Focus is adjusting the aperture of the life lens to reveal the ever-changing depth of field. Sometimes, life requires a wide open lens—the big picture—often, the aperture is small, open only to the current moment. Big or small, clarity creates perspective.
The turning of the life lens is like a kaleidoscope, quick glimpses of what might be, any and all a possibility. Not all choices will be clear, even momentarily, but those chosen find a forever as memories, a clarity all its own.
These days, my life lens hardly knows where to focus for my aperture is wide open, the depth of field possibilities ever-expanding. I know that infinite possibilities exist in each moment but every once in a while life is so large, it’s hard to decide where to focus first.
Almost daily now, I walk Waverly pond and park for a little focus practice. Waverly residents are used to me and my aged, Kodak camera. Many of my photographic attempts resemble a quick turn through a kaleidoscope. Later, no amount of digital manipulation provides focus but in memory, focus has soft edges.
Of late, the resident pair of red-shouldered hawks have been quite fond of perching atop the “no fishing, no swimming” signs that are positioned on opposite sides of the pond.
I have yet to get a focused photo of their perching but I included one in last week’s post, anyway. From these two vantage sign points, the hawks’ presence on the pond and the surrounding park is a constant and clear reminder to all.
I have learned how close I can get to the hawks, which is usually just out of the depth of field for my Kodak lens. Auto-focus is insufficient so I keep trying different settings.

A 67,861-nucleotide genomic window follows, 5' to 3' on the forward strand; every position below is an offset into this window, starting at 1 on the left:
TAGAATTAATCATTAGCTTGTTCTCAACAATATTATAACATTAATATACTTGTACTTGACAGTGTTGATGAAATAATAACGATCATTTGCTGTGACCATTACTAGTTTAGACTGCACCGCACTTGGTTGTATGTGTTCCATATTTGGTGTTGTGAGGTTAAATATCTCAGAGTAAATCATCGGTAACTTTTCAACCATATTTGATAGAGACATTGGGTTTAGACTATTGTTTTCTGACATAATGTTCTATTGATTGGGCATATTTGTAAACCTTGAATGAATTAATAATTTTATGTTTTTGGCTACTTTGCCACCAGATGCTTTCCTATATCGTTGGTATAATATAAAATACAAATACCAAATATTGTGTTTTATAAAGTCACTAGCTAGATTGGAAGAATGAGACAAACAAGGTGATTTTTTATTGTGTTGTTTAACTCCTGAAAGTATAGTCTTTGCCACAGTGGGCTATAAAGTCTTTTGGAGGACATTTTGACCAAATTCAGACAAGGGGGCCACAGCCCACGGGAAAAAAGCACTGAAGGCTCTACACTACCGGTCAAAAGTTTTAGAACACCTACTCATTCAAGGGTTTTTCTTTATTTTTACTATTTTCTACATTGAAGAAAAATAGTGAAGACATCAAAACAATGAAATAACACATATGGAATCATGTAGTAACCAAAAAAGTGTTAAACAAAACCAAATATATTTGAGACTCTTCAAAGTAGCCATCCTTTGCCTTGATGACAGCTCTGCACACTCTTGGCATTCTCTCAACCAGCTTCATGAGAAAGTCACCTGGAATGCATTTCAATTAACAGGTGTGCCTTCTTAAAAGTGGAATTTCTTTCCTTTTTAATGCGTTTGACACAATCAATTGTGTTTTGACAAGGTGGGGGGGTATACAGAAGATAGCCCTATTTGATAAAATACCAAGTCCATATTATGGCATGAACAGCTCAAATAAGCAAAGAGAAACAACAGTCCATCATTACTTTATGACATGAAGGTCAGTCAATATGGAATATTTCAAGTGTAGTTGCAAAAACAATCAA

The hawks balance patiently, providing me one opportunity after another but only my life lens captures the essence of these moments forever.
Eventually, I get a clear, sharp picture of the sign sans hawk. This is focus practice after all. Inadvertently, I capture a snowy egret in the background; its image more ghost-like than feather and flesh.
I continue my walk around the pond toward the egret, stopping to lean against a recently pruned ash tree. I focus the Kodak lens through tree branches and find the egret looking at me so I look back. We stay this way for a bit before the egret returns to fishing, and I, to my walk.
Recently, the neighborhood association added a wooden swing. It is so comfortable that it is rarely unoccupied. From here, the view is as wide open as my life lens aperture can get–timeless focus.
The wooden swing is my last stop. Often, the hawks join me, either alight the light post or perching on the connecting power wire. On overcast, drizzling days, grub from the ground is a favorite.
Sitting on the swing makes focusing the Kodak even more of a challenge. For me, it is a swing in perpetual motion for my feet cannot touch the ground so I sit forward for focus.
The Kodak results resemble turns of a kaleidoscope, with an occasional exception, but my life lens continuously captures Waverly for a lifetime of remembering.